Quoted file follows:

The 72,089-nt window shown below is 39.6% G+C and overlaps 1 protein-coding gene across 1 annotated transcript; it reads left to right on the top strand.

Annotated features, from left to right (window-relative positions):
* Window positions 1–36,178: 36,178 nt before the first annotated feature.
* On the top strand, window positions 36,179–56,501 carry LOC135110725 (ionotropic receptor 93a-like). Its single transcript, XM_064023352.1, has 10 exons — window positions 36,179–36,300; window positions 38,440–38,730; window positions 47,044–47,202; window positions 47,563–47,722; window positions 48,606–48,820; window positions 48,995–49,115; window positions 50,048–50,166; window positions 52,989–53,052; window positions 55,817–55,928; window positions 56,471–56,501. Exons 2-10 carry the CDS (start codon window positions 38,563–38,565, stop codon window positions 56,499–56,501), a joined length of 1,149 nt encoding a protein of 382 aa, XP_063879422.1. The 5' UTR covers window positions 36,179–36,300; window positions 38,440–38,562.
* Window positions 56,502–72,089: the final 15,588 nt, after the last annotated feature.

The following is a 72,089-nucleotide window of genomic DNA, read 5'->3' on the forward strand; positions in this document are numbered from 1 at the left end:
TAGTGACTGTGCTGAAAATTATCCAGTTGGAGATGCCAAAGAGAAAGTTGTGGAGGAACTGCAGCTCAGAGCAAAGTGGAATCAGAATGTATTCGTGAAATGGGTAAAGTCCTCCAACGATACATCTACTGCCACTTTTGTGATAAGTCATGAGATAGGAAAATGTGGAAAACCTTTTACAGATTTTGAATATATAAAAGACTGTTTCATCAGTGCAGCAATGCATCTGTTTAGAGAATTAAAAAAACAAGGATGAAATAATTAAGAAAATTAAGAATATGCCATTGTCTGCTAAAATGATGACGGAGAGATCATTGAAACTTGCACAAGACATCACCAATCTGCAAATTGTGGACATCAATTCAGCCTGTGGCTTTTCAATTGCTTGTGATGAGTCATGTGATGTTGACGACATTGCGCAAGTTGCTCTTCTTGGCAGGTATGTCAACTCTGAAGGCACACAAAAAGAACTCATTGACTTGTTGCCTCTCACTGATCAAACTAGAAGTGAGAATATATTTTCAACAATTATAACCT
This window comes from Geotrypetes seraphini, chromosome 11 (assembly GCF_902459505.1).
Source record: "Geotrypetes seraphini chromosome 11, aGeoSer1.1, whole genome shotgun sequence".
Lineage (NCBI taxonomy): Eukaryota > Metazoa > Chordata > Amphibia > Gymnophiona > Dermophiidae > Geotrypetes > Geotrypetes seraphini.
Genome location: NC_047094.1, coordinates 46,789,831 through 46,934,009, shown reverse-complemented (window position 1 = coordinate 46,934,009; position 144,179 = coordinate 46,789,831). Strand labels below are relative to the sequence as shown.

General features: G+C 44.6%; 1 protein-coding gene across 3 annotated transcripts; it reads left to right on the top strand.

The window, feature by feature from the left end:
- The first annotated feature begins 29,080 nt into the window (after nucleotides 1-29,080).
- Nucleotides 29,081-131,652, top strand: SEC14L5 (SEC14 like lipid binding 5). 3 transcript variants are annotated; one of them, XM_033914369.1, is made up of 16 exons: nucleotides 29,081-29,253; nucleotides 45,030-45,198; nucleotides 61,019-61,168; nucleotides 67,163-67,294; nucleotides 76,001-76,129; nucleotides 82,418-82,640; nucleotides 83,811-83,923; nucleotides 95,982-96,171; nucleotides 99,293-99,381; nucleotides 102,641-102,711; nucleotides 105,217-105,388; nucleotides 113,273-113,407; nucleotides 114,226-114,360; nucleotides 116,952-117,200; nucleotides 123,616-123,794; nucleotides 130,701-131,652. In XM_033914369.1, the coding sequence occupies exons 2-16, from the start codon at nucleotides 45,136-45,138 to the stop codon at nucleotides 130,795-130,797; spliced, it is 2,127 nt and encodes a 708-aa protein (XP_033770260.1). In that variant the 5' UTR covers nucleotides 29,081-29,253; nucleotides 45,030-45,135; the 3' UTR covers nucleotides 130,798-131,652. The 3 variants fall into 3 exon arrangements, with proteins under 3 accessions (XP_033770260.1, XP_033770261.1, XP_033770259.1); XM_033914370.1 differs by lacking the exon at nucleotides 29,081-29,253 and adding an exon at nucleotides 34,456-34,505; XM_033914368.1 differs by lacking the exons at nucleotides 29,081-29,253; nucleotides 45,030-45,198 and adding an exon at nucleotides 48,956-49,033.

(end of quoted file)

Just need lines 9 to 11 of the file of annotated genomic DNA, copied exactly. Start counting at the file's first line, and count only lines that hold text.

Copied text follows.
Source record: "Geotrypetes seraphini chromosome 11, aGeoSer1.1, whole genome shotgun sequence".
Lineage (NCBI taxonomy): Eukaryota > Metazoa > Chordata > Amphibia > Gymnophiona > Dermophiidae > Geotrypetes > Geotrypetes seraphini.
Genome location: NC_047094.1, coordinates 46,789,831 through 46,934,009, shown reverse-complemented (window position 1 = coordinate 46,934,009; position 144,179 = coordinate 46,789,831). Strand labels below are relative to the sequence as shown.